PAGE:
Speaking at the VPPPA meeting, OSHA chief Charles Jeffress noted an emerging force in workplace safety and health advocacy: more than 50 U.S. college campuses have chapters of United Students Against Sweatshops. USAS seeks to persuade students as well as universities buying licensed apparel to boycott manufacturers that contract with overseas factories where workers labor for low wages in unsafe conditions.

“This group is expanding, and its influence is growing. It will be a short step from the focus on apparel to a focus on other consumer products,” said Jeffress.

Jeffress said the safety and health of “third-world workers hired by first-world companies” or their contractors was one of the primary issues driving protests against the World Trade Organization at its ministerial meeting in Seattle last November, and more recent protests against the International Monetary Fund and the World Bank in April and against the Organization of American States in Windsor, Ontario in June.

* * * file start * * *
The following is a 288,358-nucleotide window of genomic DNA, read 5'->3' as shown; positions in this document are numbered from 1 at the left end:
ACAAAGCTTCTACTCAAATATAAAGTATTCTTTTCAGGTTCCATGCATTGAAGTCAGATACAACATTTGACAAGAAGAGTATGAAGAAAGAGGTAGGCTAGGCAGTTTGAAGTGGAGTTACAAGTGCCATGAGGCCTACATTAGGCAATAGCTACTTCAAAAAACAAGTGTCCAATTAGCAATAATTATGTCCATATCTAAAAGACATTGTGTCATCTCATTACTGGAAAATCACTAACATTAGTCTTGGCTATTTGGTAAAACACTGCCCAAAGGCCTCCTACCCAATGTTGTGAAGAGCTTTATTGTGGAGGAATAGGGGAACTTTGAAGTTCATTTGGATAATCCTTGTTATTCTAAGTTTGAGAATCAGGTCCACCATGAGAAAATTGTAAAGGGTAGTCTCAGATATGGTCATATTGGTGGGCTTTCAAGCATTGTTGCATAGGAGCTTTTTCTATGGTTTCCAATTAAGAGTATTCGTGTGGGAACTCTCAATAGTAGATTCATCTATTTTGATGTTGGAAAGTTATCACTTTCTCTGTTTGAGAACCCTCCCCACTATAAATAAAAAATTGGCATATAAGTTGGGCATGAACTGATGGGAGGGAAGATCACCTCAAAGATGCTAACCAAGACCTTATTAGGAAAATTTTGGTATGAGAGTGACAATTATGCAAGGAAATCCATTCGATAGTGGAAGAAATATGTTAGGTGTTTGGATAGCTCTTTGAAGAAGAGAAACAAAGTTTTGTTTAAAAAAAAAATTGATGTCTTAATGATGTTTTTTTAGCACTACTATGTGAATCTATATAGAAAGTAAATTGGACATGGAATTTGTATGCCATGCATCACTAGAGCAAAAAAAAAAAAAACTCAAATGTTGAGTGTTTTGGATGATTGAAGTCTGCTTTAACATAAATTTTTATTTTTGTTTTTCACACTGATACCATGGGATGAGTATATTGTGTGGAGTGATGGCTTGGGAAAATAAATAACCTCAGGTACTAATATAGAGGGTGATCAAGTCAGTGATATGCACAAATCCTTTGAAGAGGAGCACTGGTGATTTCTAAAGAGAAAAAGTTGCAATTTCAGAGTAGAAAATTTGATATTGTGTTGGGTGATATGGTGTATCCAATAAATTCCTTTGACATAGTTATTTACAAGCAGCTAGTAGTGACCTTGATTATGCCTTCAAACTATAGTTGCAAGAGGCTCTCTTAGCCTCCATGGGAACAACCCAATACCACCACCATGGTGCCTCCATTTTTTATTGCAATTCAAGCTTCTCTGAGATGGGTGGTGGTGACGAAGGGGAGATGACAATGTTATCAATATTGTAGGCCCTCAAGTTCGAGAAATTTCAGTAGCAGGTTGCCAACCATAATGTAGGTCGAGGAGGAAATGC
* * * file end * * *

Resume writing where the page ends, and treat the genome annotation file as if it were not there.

National and regional chapters of VPPPA may want to step forward independently to strengthen worker safety and health internationally, suggested Jeffress. “Perhaps you'd want to sponsor an international forum for workplace safety and health, showcasing best practices in the U.S. across a variety of industries. Or maybe you'd like to focus on a common hazard or problem with many possible solutions. You can share American ingenuity and perhaps benefit from creative ideas developed abroad as well.”